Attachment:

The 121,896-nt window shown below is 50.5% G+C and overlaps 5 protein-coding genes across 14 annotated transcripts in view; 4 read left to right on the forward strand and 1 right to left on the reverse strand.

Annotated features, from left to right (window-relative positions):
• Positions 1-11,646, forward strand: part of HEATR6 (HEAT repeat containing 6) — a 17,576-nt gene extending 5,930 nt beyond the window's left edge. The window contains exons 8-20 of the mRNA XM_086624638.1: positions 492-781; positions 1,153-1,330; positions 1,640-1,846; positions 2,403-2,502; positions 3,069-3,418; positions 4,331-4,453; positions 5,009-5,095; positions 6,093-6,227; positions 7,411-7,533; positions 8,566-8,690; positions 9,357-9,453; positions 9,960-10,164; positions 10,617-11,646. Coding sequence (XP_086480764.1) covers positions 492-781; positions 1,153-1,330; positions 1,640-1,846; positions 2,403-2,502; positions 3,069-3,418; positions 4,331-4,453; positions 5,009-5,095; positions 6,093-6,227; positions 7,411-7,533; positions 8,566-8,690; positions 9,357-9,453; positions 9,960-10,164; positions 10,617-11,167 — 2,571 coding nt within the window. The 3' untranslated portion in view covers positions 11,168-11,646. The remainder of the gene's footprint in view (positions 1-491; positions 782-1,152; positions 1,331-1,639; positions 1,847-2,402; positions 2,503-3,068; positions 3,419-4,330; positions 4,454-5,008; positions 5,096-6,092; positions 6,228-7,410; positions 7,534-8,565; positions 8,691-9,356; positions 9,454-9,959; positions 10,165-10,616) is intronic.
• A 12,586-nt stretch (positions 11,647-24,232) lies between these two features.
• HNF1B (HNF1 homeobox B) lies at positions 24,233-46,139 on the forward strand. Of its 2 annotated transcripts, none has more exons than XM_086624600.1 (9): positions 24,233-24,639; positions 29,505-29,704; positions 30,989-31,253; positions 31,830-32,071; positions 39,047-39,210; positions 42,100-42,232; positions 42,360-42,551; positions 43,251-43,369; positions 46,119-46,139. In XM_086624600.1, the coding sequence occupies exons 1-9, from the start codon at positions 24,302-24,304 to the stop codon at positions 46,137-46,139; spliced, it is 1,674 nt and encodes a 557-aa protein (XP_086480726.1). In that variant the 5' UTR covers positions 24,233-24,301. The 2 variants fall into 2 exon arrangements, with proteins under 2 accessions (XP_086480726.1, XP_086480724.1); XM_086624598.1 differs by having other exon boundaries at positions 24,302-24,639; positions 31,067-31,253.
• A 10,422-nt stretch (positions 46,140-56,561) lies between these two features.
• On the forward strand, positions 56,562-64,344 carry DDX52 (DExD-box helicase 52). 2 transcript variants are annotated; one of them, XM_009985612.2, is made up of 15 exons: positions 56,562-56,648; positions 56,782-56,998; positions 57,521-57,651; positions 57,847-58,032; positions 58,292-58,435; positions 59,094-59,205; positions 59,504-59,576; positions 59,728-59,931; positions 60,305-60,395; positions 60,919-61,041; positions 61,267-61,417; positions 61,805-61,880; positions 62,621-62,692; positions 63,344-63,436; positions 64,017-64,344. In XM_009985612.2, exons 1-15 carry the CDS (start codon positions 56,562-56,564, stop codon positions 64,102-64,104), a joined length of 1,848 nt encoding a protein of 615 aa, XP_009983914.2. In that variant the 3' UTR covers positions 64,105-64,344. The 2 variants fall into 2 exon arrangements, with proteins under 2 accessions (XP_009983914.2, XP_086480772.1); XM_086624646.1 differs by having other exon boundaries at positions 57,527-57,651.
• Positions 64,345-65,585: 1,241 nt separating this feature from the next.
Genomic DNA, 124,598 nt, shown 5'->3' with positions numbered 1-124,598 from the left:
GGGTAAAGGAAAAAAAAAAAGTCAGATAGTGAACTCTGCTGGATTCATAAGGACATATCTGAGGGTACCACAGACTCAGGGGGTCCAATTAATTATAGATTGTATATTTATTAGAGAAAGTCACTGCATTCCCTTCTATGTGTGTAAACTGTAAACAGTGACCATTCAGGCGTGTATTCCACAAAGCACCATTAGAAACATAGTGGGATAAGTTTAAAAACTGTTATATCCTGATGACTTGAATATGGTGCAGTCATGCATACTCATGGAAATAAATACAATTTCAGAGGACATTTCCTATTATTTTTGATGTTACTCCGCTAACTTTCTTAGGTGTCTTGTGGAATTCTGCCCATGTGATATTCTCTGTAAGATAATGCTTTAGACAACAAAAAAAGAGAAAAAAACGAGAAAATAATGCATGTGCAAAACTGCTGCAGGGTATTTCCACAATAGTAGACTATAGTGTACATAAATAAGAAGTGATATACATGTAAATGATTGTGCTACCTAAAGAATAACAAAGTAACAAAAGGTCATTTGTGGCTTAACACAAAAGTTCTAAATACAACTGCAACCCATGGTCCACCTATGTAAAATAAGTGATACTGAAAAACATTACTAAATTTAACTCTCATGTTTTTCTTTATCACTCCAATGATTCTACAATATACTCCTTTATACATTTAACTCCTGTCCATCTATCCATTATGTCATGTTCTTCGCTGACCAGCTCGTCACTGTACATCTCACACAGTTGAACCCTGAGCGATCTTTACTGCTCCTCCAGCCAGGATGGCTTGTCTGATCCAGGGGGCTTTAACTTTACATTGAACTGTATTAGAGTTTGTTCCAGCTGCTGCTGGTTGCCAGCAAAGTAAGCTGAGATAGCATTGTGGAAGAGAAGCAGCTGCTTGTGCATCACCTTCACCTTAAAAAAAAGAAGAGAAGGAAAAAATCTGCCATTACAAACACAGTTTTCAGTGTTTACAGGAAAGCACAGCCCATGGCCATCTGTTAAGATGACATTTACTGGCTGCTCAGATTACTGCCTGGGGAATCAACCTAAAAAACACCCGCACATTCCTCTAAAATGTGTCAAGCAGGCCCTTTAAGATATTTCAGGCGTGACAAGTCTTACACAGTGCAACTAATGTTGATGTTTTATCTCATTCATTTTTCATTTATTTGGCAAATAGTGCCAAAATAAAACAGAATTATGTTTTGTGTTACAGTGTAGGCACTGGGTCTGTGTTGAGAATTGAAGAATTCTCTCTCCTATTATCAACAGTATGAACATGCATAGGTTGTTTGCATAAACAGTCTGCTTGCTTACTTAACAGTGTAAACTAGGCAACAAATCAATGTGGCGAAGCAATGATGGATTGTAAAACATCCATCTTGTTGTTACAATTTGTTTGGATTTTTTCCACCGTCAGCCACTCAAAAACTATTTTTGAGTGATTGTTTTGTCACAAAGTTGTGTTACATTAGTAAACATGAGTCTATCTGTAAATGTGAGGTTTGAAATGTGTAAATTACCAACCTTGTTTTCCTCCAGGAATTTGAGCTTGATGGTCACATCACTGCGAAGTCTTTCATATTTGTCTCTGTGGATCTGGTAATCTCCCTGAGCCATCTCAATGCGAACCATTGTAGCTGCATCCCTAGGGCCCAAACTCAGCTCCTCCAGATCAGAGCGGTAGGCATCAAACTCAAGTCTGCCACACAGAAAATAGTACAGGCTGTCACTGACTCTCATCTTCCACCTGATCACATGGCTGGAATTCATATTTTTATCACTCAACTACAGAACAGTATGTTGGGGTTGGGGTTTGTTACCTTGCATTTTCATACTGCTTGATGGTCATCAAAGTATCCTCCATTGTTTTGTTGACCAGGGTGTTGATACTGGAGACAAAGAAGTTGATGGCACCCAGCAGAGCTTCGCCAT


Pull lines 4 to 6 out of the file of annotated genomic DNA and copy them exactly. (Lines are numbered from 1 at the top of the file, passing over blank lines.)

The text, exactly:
• A 12,586-nt stretch (positions 11,647-24,232) lies between these two features.
• HNF1B (HNF1 homeobox B) lies at positions 24,233-46,139 on the forward strand. Of its 2 annotated transcripts, none has more exons than XM_086624600.1 (9): positions 24,233-24,639; positions 29,505-29,704; positions 30,989-31,253; positions 31,830-32,071; positions 39,047-39,210; positions 42,100-42,232; positions 42,360-42,551; positions 43,251-43,369; positions 46,119-46,139. In XM_086624600.1, the coding sequence occupies exons 1-9, from the start codon at positions 24,302-24,304 to the stop codon at positions 46,137-46,139; spliced, it is 1,674 nt and encodes a 557-aa protein (XP_086480726.1). In that variant the 5' UTR covers positions 24,233-24,301. The 2 variants fall into 2 exon arrangements, with proteins under 2 accessions (XP_086480726.1, XP_086480724.1); XM_086624598.1 differs by having other exon boundaries at positions 24,302-24,639; positions 31,067-31,253.
• A 10,422-nt stretch (positions 46,140-56,561) lies between these two features.